There is much documented research to demonstrate that people who are prone to panic attacks and anxiety tend to have dysfunctional breathing patterns, including breathing irregularity and sighing frequently (1). Few healthcare professionals would pay much attention to the habit of sighing every few minutes, but to anyone trained in the Buteyko Method it immediately sets alarm bells ringing. Time and time again Buteyko practitioners have seen the detrimental effects that habitual sighing can have on a person’s health, and there is no doubt that the habit must be eliminated if dysfunctional breathing patterns are to be addressed.
Professor Donald Klein from the Department of Psychiatry at Columbia University College claims that the feeling of suffocation caused by over-breathing provokes a very strong reaction in people who are susceptible to panic attacks, sending them into a state of panic and hyperventilation. Other studies have confirmed this, reporting that patients with panic disorders tend to hyperventilate and panic in response to an increase of carbon dioxide, triggering the fear response and a feeling of air hunger
Evidence also shows that the practice of reduced breathing exercises which modify carbon dioxide tolerance are therapeutic to those who suffer from anxiety, panic attacks and depression. The technique of observing and slowing down the breath has been shown to calm the mind and improve resilience in stressful situations. Practising breathing exercises that create a slight accumulation of carbon dioxide conditions the brain to tolerate higher concentrations of the gas. Gently subjecting the body to the feeling of air hunger for short periods of time will also reduce the body’s fear response, reducing the risk of panic and hyperventilation. After all, the sensation of air hunger is a natural occurrence that we experience several times a day, especially during physical exercise, and there is no need for the body to respond to the feeling with panic.
While many breathing techniques aim to slow down breathing, the Buteyko Method intentionally reduces breathing volume in order to create a tolerable need for air. In essence, the theory works like a vaccine – reducing breathing to create an air hunger is similar to giving the body a very small, controlled dose of symptoms, which can be a useful strategy to overcome the fear of the sensations that accompany a full-blown panic attack. While the long term goal is to reset the respiratory centre towards normal breathing volume, vast short term improvements have been witnessed in people who suffer regularly from panic attacks – sometimes as little as two hours after the commencement of breathing exercises. Noticeable breathing, frequent sighing, and breathing from the upper chest are all habits that can be easily addressed by re-educating or retraining the breath and reducing breathing volume to a healthy amount.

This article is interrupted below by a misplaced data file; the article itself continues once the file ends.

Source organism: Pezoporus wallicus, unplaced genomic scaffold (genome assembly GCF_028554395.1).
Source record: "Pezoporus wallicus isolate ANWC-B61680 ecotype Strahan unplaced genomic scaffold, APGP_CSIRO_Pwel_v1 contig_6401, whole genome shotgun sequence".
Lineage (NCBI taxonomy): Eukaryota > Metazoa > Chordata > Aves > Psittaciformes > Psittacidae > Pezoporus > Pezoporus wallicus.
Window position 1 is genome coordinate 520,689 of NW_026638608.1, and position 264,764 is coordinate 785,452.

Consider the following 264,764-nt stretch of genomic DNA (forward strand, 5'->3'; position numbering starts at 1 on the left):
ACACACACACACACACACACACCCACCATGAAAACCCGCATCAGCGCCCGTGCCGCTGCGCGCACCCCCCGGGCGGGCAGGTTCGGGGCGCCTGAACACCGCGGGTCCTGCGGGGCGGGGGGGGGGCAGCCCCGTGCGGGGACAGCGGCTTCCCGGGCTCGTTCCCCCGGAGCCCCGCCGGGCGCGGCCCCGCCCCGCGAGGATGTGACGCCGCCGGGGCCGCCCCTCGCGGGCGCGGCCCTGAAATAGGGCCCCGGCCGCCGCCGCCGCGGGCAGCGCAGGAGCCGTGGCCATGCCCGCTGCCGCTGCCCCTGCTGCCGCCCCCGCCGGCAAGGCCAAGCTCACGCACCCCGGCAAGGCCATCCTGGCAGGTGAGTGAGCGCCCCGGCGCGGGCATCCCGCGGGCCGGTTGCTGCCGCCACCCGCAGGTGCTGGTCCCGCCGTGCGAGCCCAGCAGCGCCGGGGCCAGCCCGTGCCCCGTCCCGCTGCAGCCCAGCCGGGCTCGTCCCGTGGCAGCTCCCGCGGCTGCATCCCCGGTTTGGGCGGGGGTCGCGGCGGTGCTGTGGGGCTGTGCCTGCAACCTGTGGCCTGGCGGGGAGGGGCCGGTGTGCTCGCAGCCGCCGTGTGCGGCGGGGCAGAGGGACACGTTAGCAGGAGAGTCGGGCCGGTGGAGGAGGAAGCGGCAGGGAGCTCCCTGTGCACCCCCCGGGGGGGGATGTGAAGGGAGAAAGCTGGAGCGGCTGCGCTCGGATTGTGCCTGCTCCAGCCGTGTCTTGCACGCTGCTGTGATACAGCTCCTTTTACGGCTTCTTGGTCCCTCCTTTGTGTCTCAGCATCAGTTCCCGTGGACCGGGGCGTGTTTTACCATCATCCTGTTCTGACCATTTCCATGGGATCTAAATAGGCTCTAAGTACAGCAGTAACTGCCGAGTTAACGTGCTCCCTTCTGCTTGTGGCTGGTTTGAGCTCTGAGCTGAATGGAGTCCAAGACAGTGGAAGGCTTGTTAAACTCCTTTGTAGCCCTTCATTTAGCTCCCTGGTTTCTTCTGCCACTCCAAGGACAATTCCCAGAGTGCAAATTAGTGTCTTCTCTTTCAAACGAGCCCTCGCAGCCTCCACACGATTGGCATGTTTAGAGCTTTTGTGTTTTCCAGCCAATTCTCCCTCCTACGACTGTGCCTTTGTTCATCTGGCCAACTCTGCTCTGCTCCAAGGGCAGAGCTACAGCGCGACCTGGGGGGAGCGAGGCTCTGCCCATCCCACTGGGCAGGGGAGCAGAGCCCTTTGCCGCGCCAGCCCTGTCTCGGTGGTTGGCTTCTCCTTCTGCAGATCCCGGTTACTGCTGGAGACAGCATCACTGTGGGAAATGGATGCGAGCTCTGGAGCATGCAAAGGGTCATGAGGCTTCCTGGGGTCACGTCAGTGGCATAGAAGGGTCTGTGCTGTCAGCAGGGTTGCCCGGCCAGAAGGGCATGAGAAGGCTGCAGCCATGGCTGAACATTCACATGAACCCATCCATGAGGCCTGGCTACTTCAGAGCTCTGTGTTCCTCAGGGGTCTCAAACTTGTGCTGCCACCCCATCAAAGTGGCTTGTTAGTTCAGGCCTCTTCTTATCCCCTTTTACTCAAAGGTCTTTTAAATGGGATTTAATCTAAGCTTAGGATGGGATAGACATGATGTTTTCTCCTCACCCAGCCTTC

In addition to addressing hyperventilation over the long term, it is also very important to learn to control breathing during the early stages of an attack. A central feature of a panic attack is that the symptoms are cyclical, feeding back in on themselves and perpetuating the attack. If symptoms continue for several minutes, the increase to breathing volume serves to disturb blood gases, reducing the delivery of oxygen to the brain and causing the attack to become even more intense. Practising many small breath holds of 3-5 seconds each, or cupping the hands across the face to re-breathe exhaled carbon dioxide are two effective strategies to employ at the first signs of symptoms. The sooner you take control of your breathing, the better chance you have of stopping the attack before it takes hold.
Given the sensitive nature of panic disorders, breathing exercises should be introduced very gently. It’s essential to avoid creating too strong of an air shortage during reduced breathing as this could bring about sensations similar to the beginning of a panic attack. Instead, we begin with focusing on switching to nasal breathing and eliminating the habit of sighing. You can stop a sigh by swallowing or holding your breath anytime you feel one coming. If you miss a sigh, then simply exhale through your nose and hold your breath for five seconds to compensate afterwards. After a few days, when you are comfortable with nasal breathing, begin to incorporate gentle relaxation and reduced breathing exercises. Start by creating a mild feeling of air hunger for very short periods of thirty seconds at a time, practising ten times throughout the day. As you become more comfortable with the sensation of air hunger, lengthen the duration of the exercise from thirty seconds to up to two minutes. The most important point to remember is that your breathing volume reduces through relaxation. During each reduced breathing exercise, pay attention to whether you are tensing your body, or restricting your breathing by force. If so, abandon the exercise for a minute or so and focus on bringing a feeling of relaxation to your body, gently and gradually allowing your breathing to become quieter and calmer. Some people find it uncomfortable to observe their breathing, as the attention causes breathing rate to increase and become erratic. If you find this happening, concentrate on practising many Small Breath Holds and relaxation.
I know this is a lot to digest, so please don’t hesitate to contact me for help with Buteyko breathing for anxiety, stress or panic disorder. You will learn effective tools to use for the rest of your life.